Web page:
Released on the 31st anniversary of John Lennon's death, Narco-Mania is Mexico-based filmmaker, journalist and teacher Greg Berger's latest satire with his brand of Gringoyo sting that keeps shedding light on the War on Drugs and its devastation in Mexico. Actually, what Berger skillfully presents is a declaration of war on the War on Drugs.
From Narco News publisher Al Giordano on Narco-Mania:
Greg began working on the idea for this video late last year, and the first scenes were filmed in Mexico City last February. And I have to say, to imagine family members of drug war victims chasing US Drug Enforcement Administration and Embassy agents out of Mexico seems a more hopeful and inspiring message than shouting and chanting slogans about 50,000 dead from their “war on drugs.”
The short film shows how the declarations of war by Mexican President Felipe Calderón in 2011 sound too much like US President Richard Nixon’s discourse 40 years ago, before our filmmaker Greg (affectionately known in Mexico as “Gringoyo”) was even born! Forty years of fighting the drug war the same way — a prohibition policy enforced by police and armies that deploy weapons and prisons and other punishments - without an iota of success. We noticed that so many of today’s leading drug warriors — from Secretary of State Hillary Clinton to Republican presidential candidate Newt Gingrich — were once the very sixties hippies that Nixon targeted with his drug war and look at them now: They’re doing the same things to the next generations, too.
In this video, the US State Department cooks up a plan from their drug-addled brains to break up the Mexican drug “cartels” by fixing up alleged “cartel boss” Chapo Guzmán with Yoko Ono. The “expert analyst” in the film, one Jorge Martín, explains: “We have to remember that the US State Department is led by aging baby boomer Hillary Clinton and lots of other former 1960’s youth. And they all suffer from one traumatic, collective memory: The break-up of the Beatles in 1970.”
Watch as the fab four US agents try every dumbass thing they can think of to play Cupid to Chapo and Yoko (including an Easter “Bed-In for War” on the Mexico City zócalo reminiscent of Beatle John Lennon and Ono’s Christmas “Bed-In for Peace” in 1969) and it may occur to you, as it did to us, that these bizarre tactics are no less absurd than every other hapless way they are waging the so-called “war on drugs” today.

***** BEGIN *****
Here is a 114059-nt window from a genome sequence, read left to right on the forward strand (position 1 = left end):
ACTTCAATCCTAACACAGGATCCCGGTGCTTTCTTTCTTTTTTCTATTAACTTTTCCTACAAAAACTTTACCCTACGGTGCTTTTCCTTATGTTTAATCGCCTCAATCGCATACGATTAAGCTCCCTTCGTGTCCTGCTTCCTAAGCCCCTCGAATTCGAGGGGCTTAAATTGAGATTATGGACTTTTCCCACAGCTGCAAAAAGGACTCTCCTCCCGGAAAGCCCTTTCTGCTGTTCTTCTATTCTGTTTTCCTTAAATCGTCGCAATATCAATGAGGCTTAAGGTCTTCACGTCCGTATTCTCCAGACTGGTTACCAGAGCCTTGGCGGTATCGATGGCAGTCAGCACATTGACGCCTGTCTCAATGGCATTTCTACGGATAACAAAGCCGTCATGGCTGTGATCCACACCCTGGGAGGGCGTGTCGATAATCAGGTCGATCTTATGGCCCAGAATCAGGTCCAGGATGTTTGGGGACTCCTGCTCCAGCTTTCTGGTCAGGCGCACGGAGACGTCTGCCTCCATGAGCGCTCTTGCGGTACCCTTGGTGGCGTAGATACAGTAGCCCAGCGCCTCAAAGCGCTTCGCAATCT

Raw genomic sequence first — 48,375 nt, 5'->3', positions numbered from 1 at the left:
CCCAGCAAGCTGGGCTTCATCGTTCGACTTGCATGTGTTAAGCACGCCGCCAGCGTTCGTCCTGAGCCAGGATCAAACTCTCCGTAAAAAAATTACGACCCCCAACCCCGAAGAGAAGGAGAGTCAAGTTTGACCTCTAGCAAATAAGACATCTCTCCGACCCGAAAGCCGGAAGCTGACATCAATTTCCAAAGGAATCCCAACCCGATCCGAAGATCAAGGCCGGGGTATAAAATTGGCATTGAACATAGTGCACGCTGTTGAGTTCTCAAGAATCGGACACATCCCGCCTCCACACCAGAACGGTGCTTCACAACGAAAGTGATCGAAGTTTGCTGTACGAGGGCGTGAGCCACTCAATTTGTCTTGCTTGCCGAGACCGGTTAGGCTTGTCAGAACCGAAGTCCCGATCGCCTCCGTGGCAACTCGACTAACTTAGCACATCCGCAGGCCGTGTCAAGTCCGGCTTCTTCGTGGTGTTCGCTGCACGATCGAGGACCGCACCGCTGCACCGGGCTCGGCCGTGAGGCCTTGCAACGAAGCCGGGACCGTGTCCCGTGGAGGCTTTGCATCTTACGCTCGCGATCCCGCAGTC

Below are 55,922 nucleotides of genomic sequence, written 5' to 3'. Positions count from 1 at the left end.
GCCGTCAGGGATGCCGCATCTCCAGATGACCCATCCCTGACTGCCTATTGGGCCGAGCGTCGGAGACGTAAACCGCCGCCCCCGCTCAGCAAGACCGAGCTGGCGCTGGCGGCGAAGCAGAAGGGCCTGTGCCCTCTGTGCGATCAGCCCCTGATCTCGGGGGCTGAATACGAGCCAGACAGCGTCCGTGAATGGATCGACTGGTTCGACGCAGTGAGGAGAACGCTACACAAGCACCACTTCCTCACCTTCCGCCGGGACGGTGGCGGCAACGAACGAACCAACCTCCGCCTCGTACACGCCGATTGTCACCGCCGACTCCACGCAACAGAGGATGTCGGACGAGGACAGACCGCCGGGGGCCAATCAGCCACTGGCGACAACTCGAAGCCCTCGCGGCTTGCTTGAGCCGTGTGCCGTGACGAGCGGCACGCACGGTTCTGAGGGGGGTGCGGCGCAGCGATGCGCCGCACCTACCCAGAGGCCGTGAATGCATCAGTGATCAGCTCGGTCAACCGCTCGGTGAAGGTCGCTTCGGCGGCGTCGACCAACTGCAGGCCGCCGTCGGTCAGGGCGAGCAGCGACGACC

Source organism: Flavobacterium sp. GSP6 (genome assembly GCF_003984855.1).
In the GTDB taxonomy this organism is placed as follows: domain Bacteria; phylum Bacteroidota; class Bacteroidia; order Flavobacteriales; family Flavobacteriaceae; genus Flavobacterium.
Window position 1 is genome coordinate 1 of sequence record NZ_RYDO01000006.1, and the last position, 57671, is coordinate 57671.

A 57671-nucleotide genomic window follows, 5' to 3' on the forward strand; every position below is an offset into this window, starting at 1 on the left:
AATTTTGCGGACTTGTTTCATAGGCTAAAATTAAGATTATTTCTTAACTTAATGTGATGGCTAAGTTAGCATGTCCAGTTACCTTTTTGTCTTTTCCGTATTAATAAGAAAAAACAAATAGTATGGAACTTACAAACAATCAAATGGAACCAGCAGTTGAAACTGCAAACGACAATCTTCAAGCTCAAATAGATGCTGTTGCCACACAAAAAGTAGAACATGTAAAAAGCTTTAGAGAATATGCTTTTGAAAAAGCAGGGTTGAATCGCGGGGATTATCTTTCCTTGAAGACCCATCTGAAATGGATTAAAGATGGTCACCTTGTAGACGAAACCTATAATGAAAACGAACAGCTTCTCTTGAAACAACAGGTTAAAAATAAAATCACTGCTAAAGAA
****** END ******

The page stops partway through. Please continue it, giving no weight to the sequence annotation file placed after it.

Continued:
The video began shooting weeks before a Mexican citizens mass movement to end the drug war rose up in April of this year — a nonviolent movement that last week saw one of its own fledgling leaders, Nepomuceno Moreno, gunned down in Hermosillo, capital of the state of Sonora — and if the movement is going to keep growing and stripping away the institutional rings of support for the drug war, it is going to have to do what all successful movements have done: Learn to laugh as well as cry, to triumph as well as mourn. Ridicule and humor are among the most powerful nonviolent weapons available to those of us who understand that you can’t beat gunfire with gunfire.
This video is also an appeal to the hearts and minds of those of you elder folks who were once rebellious youth but now fill the halls of government, media, business and every other power: Would you please get your generation under control and stop it already with the hypocrisy of claiming to love the rebel music and celebrities of your era while doing the same terrible things to today’s youth that Nixon et al — look in the mirror, you’ve become him! — did to you and yours. Remember that the Nixon White House tried, in 1972, to deport the British ex-Beatle, and the “drug war” (his 1968 guilty plea to misdemeanor marijuana possession) was the pretext they used to do it. Maybe you cried when Lennon was gunned down on this week of 1980, even if you didn’t know him personally. Imagine how family members of 50,000 Mexicans killed in the past five years of the US-imposed war on drugs have cried as a result of the policies that you prop up with your silent consent (or, even in the case of too many who do advocate ending the drug war, your ineffective self-indulgent forms of “activism”).
In the United States, you have not succeeded in organizing a mass movement against this war, despite decades of trying. Your steps are as repetitive and unimaginative as those of the drug warriors you oppose. But in nine months, Mexicans have already done the job you did not want to do. This video aims, from their creative foxhole, at the heart of your stinking war on drugs and its policy of prohibition. The events in this video are so ridiculous and yet at the same time tell an awful truth. You may not know whether to laugh or to cry. But perhaps if you can laugh with us, together we can wield the weapon of ridicule to weaken the prohibition policy and gain more heart and strength to organize ourselves for the nonviolent battle required — and long overdue — to defeat it once and for all.
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